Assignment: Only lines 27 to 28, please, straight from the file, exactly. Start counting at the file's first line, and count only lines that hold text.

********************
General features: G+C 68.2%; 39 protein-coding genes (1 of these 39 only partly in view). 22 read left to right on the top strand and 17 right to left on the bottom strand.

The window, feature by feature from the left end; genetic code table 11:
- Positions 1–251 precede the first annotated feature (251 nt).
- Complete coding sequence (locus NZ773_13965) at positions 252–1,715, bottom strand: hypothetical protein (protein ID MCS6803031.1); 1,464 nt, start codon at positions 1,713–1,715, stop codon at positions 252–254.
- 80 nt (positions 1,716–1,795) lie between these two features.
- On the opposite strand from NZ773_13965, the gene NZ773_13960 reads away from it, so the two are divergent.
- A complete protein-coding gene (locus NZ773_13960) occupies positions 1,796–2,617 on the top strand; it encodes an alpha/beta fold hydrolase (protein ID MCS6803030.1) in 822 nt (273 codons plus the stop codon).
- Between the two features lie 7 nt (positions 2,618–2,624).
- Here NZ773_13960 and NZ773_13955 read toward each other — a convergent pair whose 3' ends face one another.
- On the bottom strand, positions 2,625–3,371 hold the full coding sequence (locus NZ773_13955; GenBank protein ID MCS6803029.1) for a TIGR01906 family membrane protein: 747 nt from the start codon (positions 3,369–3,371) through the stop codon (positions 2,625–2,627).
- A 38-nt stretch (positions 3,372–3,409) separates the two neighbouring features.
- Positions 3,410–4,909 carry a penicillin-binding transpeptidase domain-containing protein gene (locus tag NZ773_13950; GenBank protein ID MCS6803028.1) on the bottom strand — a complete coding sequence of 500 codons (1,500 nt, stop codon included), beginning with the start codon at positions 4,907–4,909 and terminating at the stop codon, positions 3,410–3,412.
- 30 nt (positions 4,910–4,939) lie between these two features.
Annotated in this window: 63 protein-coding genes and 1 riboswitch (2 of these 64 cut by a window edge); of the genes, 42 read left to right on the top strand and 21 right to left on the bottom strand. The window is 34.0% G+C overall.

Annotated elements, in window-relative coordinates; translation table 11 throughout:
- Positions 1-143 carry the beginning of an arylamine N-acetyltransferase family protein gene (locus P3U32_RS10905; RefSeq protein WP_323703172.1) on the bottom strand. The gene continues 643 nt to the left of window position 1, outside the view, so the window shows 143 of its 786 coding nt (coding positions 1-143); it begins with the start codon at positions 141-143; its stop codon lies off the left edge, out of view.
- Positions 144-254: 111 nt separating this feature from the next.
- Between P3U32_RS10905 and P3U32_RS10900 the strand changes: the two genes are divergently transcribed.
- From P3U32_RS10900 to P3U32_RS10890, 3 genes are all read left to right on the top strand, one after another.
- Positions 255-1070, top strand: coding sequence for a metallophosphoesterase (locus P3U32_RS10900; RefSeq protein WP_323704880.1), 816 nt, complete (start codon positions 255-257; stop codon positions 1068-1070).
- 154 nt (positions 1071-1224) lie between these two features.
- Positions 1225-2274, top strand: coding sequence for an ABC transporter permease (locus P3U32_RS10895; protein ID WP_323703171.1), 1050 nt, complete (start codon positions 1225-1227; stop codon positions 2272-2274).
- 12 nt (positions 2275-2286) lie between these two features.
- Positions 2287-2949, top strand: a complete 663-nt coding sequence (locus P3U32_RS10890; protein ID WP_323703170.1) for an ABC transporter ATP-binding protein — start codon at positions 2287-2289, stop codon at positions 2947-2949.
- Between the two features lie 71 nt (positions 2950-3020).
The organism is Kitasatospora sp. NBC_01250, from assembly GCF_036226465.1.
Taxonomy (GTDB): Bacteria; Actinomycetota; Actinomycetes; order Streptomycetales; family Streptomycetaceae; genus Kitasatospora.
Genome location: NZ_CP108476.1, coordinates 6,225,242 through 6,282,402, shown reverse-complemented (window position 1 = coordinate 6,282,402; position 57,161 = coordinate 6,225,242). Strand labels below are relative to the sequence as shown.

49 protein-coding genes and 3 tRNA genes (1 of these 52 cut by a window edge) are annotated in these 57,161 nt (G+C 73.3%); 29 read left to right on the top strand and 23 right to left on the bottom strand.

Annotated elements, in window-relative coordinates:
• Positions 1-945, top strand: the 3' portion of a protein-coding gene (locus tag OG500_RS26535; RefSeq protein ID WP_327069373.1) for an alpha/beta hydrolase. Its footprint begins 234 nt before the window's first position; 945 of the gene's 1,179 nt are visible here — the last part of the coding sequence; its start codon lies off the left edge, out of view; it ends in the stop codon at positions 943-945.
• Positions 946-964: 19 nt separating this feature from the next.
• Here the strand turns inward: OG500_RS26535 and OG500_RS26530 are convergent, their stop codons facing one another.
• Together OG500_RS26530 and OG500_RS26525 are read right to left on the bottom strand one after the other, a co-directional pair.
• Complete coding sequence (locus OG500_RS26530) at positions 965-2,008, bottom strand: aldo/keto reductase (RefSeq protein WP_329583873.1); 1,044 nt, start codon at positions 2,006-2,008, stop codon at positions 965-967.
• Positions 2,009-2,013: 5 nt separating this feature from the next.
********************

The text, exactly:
Taxonomy (GTDB): Bacteria; Actinomycetota; Actinomycetes; order Streptomycetales; family Streptomycetaceae; genus Kitasatospora.
Genome location: NZ_CP108476.1, coordinates 6,225,242 through 6,282,402, shown reverse-complemented (window position 1 = coordinate 6,282,402; position 57,161 = coordinate 6,225,242). Strand labels below are relative to the sequence as shown.